But let’s say for now that Mr. Trump could indeed legally force the Chinese government to pay billions of dollars of reparations to the United States, and that, somehow, this claim was enforceable. Where does the president think the Chinese will get this money? One way the Chinese could do it is by diverting money they get from selling us imports and rather than use it to buy our exports or to invest in the US, to pay reparation fees. It’s not hard to see how Americans would be penalized by this move.

And also, as Don Boudreaux noted, the Chinese could also “liquidate billions of dollars of their investments in dollar-denominated assets. Not only were these investments made possible by earlier Chinese exports – exports that Trump routinely declares to have harmed Americans – their liquidation would, as a practical matter, further lower the value of stocks and other assets in America and drive up interest rates. Punishing the Chinese in this way would thus also damage Americans.”

The Chinese, of course, could also slow down their rate of investing in the U.S. – including reducing the amount of money they lend to the U.S. government by buying its bonds. This is not really a good time for the U.S. to see one of its prime creditors reduce its willingness to lend to us considering the massive increase in deficit spending that Congress and Mr. Trump has agreed to engage in as part of the response to COVID-19.

The bottom line is this: if the Chinese pay any reparation fees in ways that actually benefit Americans, doing so would necessarily involve an increase in American imports – an outcome that Trump and his supporters believe (ironically and incorrectly) to be damaging to American interests. Yet while more imports are good for Americans, such a compelled increase in imports would yield benefits for Americans only over the short run. The reason is that the Chinese, and other countries as well, would become more reluctant to trade with America.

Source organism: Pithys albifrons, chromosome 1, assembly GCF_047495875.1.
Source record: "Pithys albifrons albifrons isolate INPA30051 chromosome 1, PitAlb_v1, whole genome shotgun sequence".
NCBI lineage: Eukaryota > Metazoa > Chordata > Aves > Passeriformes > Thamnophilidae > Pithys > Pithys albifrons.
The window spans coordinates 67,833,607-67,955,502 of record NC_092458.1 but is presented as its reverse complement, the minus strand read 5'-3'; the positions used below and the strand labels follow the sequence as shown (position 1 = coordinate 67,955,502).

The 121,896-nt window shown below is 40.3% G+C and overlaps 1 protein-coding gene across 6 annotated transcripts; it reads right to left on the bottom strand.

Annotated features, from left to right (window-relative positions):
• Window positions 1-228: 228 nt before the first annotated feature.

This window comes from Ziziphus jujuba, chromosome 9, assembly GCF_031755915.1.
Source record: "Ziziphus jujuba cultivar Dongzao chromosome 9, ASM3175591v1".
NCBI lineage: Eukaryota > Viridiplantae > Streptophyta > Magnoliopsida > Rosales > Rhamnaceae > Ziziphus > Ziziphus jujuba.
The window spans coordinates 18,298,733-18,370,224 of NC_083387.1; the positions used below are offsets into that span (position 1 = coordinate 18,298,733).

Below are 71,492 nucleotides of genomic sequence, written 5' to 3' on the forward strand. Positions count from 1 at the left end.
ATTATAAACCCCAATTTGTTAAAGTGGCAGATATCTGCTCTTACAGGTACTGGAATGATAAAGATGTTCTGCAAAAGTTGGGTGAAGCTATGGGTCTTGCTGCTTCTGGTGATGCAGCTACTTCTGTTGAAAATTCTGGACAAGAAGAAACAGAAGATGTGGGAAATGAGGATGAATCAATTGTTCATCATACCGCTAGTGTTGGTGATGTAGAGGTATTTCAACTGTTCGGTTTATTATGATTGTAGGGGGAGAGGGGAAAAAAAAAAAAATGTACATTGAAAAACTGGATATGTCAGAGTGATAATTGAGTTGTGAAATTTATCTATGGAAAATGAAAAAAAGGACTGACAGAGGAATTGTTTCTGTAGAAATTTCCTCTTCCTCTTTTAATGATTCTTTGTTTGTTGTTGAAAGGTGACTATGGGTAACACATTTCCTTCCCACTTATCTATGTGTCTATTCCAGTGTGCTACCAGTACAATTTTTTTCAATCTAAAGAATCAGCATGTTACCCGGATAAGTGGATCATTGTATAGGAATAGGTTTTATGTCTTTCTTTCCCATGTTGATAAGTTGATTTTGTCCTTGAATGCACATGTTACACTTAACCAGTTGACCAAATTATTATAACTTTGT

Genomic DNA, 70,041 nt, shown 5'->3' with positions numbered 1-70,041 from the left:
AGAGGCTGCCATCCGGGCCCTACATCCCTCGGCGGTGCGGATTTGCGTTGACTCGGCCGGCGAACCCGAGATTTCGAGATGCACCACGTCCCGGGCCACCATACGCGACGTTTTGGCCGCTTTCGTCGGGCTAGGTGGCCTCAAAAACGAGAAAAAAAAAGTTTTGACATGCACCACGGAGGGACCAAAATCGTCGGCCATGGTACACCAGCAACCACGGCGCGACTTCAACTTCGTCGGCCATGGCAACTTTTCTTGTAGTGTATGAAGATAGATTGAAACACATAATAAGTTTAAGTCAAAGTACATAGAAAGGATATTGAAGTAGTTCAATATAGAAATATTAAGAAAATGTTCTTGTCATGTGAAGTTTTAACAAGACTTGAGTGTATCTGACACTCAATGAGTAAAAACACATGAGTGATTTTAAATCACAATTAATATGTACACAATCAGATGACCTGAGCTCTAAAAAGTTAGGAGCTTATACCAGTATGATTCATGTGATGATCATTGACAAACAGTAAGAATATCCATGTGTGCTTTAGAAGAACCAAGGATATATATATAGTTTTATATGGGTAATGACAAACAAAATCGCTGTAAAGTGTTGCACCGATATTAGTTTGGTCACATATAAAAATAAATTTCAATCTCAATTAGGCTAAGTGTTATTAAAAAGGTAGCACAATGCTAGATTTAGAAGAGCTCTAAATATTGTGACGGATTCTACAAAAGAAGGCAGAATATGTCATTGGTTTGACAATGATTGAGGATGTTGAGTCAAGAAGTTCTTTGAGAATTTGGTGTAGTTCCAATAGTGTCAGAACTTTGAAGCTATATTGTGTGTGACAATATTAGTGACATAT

On the other hand, for the Chinese to pay reparation fees in ways that don’t involve any current increase in American imports, they would have to liquidate a great deal of their investments in America. Any such liquidation would reduce asset values here at home. 

While it’s true that this loss would have to be weighed against a possible gain in the form of less bad behavior by the Chinese in the future, there’s no question that today and at least for as long as the economic ills of the COVID-19 crisis are upon us, Americans would be hurt by a reduction of Chinese investment in the U.S.. At a time when Americans are also hurting from this lockdown, facing the loss of their jobs and the destruction of their businesses, it would be incredibly callous for the president to add to their pain.

Veronique de Rugy

Veronique de Rugy

Veronique de Rugy is a former writer with AIER. She is a Senior Research Fellow at the Mercatus Center at George Mason University and a nationally syndicated columnist.

Her primary research interests include the US economy, the federal budget, homeland security, taxation, tax competition, and financial privacy.

She received her MA in economics from the Paris Dauphine University and her PhD in economics from the Pantheon-Sorbonne University.

Follow her on Twitter @veroderugy